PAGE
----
*  Five-year-old Miri is insanely jealous over the fact that she has frizzy hair, while her older sister has long straight hair.  At times, she says she'd rather die than be so ugly and thinks everyone is looking at her and comparing her to her perfect sister.

*  Eight-year-old Moshe ruins every family vacation by grumbling about everything - the food is awful, the ride is boring, his siblings irritate him and other kids have a lot more fun on their vacations.  He grumbles about the fact that other children get loads of sugary sweets, while "mean mommy" gives him healthy fruit rolls and raisins, won't buy fancy name-brand clothing.

* Eleven-year old Yitzy hasn't stopped sniping at his parents for not being able to afford a fancy Bar Mitzva party like many of his friends and anyway, his family is defective because there are no grandparents who live near by. 

These children respond to disappointments, frustrations or irritations with more than normal rage and blame.  And since life is full of all three, they are constantly playing UPROAR (a "game" described by psychiatrist Eric Berne in his book Games People Play).   They are inconsolable when upset and sometimes take out their murderous rage on younger siblings or attacking the parents physically.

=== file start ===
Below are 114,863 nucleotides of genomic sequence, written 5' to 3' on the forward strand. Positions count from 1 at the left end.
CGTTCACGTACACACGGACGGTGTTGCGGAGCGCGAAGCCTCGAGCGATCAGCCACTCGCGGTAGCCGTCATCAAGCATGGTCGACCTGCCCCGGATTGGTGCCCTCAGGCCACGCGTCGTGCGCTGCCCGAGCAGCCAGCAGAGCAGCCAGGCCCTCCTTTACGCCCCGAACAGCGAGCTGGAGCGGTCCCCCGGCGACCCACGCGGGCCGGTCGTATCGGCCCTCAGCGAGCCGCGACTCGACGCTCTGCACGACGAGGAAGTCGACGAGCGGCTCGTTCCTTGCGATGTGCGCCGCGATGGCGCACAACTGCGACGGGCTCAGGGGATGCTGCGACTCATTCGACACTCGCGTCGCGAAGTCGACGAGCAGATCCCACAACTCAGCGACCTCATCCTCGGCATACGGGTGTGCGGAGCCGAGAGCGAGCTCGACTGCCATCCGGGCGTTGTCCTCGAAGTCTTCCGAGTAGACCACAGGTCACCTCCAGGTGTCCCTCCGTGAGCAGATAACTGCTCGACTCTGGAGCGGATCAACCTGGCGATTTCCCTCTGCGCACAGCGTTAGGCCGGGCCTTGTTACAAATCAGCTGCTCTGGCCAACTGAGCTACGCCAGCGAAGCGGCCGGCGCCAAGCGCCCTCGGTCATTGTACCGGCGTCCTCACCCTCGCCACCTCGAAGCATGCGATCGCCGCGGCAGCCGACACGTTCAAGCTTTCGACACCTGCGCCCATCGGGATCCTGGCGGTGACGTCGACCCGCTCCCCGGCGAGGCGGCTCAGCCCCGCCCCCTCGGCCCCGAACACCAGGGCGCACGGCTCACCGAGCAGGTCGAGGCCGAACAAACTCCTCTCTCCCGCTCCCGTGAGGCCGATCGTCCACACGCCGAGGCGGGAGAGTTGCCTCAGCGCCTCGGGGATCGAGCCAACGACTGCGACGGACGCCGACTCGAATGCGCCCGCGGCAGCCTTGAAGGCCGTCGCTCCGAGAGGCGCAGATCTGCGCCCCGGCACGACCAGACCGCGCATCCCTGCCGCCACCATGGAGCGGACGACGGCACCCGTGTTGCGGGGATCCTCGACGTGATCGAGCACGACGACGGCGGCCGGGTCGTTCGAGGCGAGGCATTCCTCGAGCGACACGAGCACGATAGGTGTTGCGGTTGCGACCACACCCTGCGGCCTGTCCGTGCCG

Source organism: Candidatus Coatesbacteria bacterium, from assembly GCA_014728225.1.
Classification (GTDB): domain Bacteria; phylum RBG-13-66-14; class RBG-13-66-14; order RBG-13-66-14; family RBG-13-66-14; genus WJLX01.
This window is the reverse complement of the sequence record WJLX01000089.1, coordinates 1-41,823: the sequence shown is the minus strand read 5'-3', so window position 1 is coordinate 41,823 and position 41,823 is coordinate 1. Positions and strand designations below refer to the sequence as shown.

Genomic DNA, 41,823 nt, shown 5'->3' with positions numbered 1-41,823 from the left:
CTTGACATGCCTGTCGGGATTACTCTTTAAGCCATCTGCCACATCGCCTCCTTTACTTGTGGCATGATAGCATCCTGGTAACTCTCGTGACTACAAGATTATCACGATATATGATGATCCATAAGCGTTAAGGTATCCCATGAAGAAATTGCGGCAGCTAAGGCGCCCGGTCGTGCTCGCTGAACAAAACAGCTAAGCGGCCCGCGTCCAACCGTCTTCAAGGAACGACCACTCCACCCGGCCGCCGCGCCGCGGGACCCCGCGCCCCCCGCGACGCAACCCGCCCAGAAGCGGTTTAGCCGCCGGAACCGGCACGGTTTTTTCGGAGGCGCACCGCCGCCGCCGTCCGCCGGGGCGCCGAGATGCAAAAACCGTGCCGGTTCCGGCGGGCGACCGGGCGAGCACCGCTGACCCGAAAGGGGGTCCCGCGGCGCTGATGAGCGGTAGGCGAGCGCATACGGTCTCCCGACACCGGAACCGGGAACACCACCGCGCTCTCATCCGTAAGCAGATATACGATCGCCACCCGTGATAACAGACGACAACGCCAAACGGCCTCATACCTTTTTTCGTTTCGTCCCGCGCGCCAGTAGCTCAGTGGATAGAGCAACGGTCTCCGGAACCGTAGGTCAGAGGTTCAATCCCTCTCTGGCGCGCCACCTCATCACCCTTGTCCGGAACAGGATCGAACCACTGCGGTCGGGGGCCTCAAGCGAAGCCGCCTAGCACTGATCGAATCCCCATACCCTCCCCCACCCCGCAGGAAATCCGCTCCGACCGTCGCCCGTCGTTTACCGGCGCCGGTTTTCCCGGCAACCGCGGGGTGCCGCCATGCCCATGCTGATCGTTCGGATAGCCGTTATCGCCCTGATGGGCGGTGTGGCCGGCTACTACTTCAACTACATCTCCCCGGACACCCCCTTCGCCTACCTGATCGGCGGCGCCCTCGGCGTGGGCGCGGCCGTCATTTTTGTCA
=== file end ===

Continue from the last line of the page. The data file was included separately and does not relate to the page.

If you see such signs of bitterness in your children, you must invest time in developing their Emotional Intelligence, which means helping them understand their own and others' feelings and teaching them to cope with deprivation in a mature way.  Do the following to develop an ayin tova and fight the ayin hara: